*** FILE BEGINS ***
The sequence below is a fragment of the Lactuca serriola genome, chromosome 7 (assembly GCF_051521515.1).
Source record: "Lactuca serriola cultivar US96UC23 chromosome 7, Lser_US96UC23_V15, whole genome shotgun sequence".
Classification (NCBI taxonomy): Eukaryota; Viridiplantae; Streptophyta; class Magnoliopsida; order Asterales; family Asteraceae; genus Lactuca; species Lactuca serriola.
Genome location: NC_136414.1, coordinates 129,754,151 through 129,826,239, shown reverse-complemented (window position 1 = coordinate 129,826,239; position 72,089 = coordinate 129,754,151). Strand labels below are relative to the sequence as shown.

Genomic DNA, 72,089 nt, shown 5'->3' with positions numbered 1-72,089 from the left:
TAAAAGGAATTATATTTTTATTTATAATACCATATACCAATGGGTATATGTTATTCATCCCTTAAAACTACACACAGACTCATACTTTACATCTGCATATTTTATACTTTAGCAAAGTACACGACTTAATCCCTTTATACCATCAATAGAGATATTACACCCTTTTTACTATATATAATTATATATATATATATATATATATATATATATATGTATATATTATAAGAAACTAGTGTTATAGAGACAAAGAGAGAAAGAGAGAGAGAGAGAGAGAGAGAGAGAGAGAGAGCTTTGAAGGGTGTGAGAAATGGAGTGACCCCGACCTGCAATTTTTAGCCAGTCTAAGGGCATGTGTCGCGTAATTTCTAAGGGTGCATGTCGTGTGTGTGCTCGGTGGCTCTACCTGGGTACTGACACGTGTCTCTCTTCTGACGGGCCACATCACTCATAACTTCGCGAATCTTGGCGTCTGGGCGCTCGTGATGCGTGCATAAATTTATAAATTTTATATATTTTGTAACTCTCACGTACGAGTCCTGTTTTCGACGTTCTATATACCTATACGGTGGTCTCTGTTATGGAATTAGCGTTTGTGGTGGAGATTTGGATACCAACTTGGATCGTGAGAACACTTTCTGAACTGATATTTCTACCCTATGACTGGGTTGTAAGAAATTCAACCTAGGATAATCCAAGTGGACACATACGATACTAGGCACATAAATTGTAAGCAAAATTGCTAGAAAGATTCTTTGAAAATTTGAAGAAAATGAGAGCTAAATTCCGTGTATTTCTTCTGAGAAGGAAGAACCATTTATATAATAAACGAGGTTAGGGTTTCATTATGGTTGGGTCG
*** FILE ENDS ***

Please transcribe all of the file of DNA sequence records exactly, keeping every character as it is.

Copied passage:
The sequence below is a fragment of the Lactuca serriola genome, chromosome 7 (assembly GCF_051521515.1).
Source record: "Lactuca serriola cultivar US96UC23 chromosome 7, Lser_US96UC23_V15, whole genome shotgun sequence".
Classification (NCBI taxonomy): Eukaryota; Viridiplantae; Streptophyta; class Magnoliopsida; order Asterales; family Asteraceae; genus Lactuca; species Lactuca serriola.
Genome location: NC_136414.1, coordinates 129,754,151 through 129,826,239, shown reverse-complemented (window position 1 = coordinate 129,826,239; position 72,089 = coordinate 129,754,151). Strand labels below are relative to the sequence as shown.

Genomic DNA, 72,089 nt, shown 5'->3' with positions numbered 1-72,089 from the left:
TAAAAGGAATTATATTTTTATTTATAATACCATATACCAATGGGTATATGTTATTCATCCCTTAAAACTACACACAGACTCATACTTTACATCTGCATATTTTATACTTTAGCAAAGTACACGACTTAATCCCTTTATACCATCAATAGAGATATTACACCCTTTTTACTATATATAATTATATATATATATATATATATATATATATATATGTATATATTATAAGAAACTAGTGTTATAGAGACAAAGAGAGAAAGAGAGAGAGAGAGAGAGAGAGAGAGAGAGAGAGCTTTGAAGGGTGTGAGAAATGGAGTGACCCCGACCTGCAATTTTTAGCCAGTCTAAGGGCATGTGTCGCGTAATTTCTAAGGGTGCATGTCGTGTGTGTGCTCGGTGGCTCTACCTGGGTACTGACACGTGTCTCTCTTCTGACGGGCCACATCACTCATAACTTCGCGAATCTTGGCGTCTGGGCGCTCGTGATGCGTGCATAAATTTATAAATTTTATATATTTTGTAACTCTCACGTACGAGTCCTGTTTTCGACGTTCTATATACCTATACGGTGGTCTCTGTTATGGAATTAGCGTTTGTGGTGGAGATTTGGATACCAACTTGGATCGTGAGAACACTTTCTGAACTGATATTTCTACCCTATGACTGGGTTGTAAGAAATTCAACCTAGGATAATCCAAGTGGACACATACGATACTAGGCACATAAATTGTAAGCAAAATTGCTAGAAAGATTCTTTGAAAATTTGAAGAAAATGAGAGCTAAATTCCGTGTATTTCTTCTGAGAAGGAAGAACCATTTATATAATAAACGAGGTTAGGGTTTCATTATGGTTGGGTCG